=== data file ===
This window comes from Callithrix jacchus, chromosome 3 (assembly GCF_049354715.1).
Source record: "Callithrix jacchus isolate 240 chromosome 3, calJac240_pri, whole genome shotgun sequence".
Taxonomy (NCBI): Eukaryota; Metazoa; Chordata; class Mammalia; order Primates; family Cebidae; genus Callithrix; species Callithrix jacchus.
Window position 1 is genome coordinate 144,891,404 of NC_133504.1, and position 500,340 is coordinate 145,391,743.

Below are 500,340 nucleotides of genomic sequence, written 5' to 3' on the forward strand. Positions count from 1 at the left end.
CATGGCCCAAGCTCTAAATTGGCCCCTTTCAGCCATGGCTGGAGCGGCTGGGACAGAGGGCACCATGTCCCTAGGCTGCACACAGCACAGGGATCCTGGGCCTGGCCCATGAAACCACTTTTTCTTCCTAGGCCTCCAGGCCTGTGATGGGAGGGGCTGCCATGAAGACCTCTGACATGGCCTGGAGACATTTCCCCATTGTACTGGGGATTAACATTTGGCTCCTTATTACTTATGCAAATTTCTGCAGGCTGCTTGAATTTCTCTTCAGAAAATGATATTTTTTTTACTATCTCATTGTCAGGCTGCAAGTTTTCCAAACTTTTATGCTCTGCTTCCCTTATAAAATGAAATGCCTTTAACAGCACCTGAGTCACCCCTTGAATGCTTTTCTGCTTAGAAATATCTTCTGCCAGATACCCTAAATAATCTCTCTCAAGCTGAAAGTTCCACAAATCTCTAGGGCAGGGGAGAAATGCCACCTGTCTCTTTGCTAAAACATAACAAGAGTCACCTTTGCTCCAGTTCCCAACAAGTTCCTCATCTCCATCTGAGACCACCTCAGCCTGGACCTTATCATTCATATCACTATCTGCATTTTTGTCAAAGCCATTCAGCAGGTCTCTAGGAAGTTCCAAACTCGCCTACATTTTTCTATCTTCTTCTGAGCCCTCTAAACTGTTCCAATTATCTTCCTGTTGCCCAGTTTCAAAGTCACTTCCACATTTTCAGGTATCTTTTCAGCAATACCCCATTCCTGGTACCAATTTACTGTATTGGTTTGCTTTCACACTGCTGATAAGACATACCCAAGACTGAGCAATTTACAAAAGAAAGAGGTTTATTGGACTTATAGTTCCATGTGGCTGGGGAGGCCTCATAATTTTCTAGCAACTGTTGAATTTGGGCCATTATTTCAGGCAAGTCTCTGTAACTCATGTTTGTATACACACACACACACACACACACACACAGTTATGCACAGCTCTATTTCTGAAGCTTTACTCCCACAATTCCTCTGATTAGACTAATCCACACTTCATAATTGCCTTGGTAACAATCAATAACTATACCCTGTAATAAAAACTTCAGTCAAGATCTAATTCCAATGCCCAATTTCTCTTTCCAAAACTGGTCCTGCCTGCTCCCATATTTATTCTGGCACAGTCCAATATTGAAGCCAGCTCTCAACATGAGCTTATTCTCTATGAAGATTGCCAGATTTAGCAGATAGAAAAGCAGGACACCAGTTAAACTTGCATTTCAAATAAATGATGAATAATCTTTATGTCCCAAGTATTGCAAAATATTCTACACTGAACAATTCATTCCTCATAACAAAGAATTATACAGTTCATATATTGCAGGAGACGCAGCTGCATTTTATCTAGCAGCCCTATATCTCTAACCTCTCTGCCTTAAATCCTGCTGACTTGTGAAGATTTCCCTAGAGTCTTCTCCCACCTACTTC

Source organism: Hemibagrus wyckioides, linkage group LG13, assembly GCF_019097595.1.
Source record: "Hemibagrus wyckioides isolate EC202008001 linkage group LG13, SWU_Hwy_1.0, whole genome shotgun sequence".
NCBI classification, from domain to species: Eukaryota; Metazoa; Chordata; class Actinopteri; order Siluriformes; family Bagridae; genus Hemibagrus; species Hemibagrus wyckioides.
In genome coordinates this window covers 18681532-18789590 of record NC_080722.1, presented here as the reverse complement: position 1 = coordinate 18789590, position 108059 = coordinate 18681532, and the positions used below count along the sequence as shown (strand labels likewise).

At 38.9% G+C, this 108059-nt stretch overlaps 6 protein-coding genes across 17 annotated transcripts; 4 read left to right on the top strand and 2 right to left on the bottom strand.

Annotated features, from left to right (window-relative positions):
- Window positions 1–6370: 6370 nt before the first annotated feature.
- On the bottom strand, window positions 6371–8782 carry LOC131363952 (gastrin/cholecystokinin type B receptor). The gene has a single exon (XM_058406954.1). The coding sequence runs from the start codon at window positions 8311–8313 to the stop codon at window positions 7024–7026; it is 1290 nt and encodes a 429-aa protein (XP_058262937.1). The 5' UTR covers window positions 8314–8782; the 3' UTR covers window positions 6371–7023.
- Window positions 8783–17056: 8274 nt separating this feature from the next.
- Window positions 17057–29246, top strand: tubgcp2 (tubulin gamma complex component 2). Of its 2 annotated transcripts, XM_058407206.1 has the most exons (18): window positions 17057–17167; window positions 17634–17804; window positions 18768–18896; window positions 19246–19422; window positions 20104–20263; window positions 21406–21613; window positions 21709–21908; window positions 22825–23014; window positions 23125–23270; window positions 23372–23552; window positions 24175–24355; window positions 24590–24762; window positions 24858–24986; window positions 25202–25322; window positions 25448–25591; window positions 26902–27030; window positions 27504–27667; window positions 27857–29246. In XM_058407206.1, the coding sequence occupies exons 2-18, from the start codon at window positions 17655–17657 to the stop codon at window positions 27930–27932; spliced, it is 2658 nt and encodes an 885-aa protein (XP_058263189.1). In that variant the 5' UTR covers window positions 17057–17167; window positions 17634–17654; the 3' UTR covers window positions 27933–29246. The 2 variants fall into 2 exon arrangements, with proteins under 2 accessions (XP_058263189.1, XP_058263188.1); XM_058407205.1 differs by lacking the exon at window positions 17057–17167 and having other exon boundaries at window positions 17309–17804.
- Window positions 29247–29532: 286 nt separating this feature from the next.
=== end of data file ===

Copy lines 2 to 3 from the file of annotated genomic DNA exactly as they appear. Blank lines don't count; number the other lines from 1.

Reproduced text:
Source record: "Callithrix jacchus isolate 240 chromosome 3, calJac240_pri, whole genome shotgun sequence".
Taxonomy (NCBI): Eukaryota; Metazoa; Chordata; class Mammalia; order Primates; family Cebidae; genus Callithrix; species Callithrix jacchus.